Do you love the mid-century modern brush script often found in vintage fashion ads? Then you’re in luck: type designers Jesse Ragan (Brooklyn) and Ben Kiel (St. Louis) have collaborated on Cortado Script, a font that’ll whisk your text across the page with the breezy confidence of a ’50s swing coat in Harper’s Bazaar.
Based on the freestyle, pointed-brush lettering of Swedish illustrator Cecilia Carlstedt—whose work has lent an energetic insouciance to advertisements for H&M, among other clients—Cortado Script was originally commissioned by shoe company Aldo for their “Give Me Aldo” campaign. “Cecilia’s original lettering has a lot of characteristics that would be considered ‘wrong’ by a classically trained commercial lettering artist,” says Ragan. “But since those peculiarities are central to the charm of her work, we decided to celebrate them, rather than iron them out. Maintaining that kind of unconventional personality is one of my favorite challenges in designing a typeface.”
Kiel adds, “After seeing Aldo use Cortado for a season, Jesse and I both saw things that we wanted to change in the design. The benefit of hindsight allowed us to take a pause and spend a good amount of time refining the design further. We rethought the best way for the font to function, and then re-drafted, re-coded, and re-kerned the font for a retail release. The end product is something that we’re even more proud of.”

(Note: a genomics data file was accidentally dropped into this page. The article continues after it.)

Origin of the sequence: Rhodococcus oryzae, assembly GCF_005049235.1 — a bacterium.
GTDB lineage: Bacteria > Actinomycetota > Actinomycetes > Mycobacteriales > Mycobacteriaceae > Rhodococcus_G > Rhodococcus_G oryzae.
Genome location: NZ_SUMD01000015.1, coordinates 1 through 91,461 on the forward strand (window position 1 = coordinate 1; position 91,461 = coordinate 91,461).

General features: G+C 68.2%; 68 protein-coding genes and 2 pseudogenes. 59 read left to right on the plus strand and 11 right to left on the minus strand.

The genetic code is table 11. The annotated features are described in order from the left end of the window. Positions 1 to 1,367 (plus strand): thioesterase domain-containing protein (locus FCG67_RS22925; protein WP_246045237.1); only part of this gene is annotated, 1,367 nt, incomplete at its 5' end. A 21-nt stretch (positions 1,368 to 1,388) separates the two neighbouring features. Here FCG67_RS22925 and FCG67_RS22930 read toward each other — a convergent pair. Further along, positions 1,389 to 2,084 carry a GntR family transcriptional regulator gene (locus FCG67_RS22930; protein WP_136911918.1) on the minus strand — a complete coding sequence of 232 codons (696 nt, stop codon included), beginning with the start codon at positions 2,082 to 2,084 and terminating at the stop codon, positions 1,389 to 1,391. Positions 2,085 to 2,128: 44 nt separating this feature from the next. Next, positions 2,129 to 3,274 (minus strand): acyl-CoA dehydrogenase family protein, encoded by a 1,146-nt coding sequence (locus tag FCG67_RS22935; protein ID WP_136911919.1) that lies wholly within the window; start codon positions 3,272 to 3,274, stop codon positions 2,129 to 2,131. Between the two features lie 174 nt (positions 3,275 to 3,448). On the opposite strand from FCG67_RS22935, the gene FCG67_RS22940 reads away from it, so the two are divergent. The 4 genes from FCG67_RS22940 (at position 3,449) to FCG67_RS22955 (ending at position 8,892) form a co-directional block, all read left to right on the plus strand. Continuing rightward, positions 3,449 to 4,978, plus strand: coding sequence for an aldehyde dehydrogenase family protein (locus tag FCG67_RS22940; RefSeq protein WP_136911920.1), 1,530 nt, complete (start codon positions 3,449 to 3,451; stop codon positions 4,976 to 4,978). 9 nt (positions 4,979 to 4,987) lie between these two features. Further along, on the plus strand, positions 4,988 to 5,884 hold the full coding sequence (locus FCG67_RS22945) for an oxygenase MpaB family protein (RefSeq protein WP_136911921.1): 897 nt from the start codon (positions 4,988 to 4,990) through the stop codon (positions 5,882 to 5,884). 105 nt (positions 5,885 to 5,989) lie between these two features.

The thereby thoroughly overhauled and streamlined Cortado Script is available for desktop, web, and print at cortadoscript.com, where you can also use the handy, interactive “try it” feature and watch letters dance and change as you type. Another plus: Cortado Script is modestly priced, starting at $50 for desktop and $25 for web.
If you’re wondering what gives Cortado Script a truly hand-drawn quality, it’s 1,100 glyphs—an impressive number of varying connectors, ligatures, and characters, which this OpenType “smart” font swaps in either automatically or manually. To lighten the monotony of a completely connected cursive, Cortado Script varies the connection breaks between letters based on the context. For example, as you type the last three letters of the word “amber,” the “b” first connects to the “e,” but then breaks from it when the “r” appears. It’s those kinds of breaks that are a signature of Carlstedt’s style.
And it’s that same choppy texture that inspired the typeface’s name: café cortado is Spanish for “cut coffee”—espresso cut with steamed milk. And, just like a jolt of caffeine with a smooth hint of sweetness, Cortado Script could be the heart-racing solution to your next layout.